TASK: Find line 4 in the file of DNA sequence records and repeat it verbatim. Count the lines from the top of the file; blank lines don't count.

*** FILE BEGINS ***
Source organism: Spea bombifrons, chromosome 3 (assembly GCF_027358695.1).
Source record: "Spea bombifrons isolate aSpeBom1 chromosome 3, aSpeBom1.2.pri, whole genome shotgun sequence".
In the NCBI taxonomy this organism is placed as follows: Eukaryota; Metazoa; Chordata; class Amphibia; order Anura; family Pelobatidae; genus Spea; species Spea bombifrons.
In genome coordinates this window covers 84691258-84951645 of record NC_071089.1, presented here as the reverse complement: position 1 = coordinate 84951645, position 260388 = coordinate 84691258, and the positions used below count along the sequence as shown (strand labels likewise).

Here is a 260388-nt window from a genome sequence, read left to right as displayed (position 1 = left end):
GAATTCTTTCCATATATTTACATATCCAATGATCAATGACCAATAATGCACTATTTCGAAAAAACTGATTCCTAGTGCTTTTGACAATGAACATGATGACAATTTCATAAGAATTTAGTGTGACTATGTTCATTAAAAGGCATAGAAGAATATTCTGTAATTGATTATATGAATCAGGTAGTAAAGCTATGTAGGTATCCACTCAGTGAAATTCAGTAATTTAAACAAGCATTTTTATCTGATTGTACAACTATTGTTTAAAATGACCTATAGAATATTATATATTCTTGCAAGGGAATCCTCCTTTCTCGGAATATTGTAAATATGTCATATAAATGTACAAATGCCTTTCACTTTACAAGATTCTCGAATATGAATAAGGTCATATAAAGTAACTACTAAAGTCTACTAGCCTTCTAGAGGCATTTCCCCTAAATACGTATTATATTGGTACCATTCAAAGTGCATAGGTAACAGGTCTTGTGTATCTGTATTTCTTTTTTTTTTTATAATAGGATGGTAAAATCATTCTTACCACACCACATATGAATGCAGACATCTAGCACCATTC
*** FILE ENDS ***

In genome coordinates this window covers 84691258-84951645 of record NC_071089.1, presented here as the reverse complement: position 1 = coordinate 84951645, position 260388 = coordinate 84691258, and the positions used below count along the sequence as shown (strand labels likewise).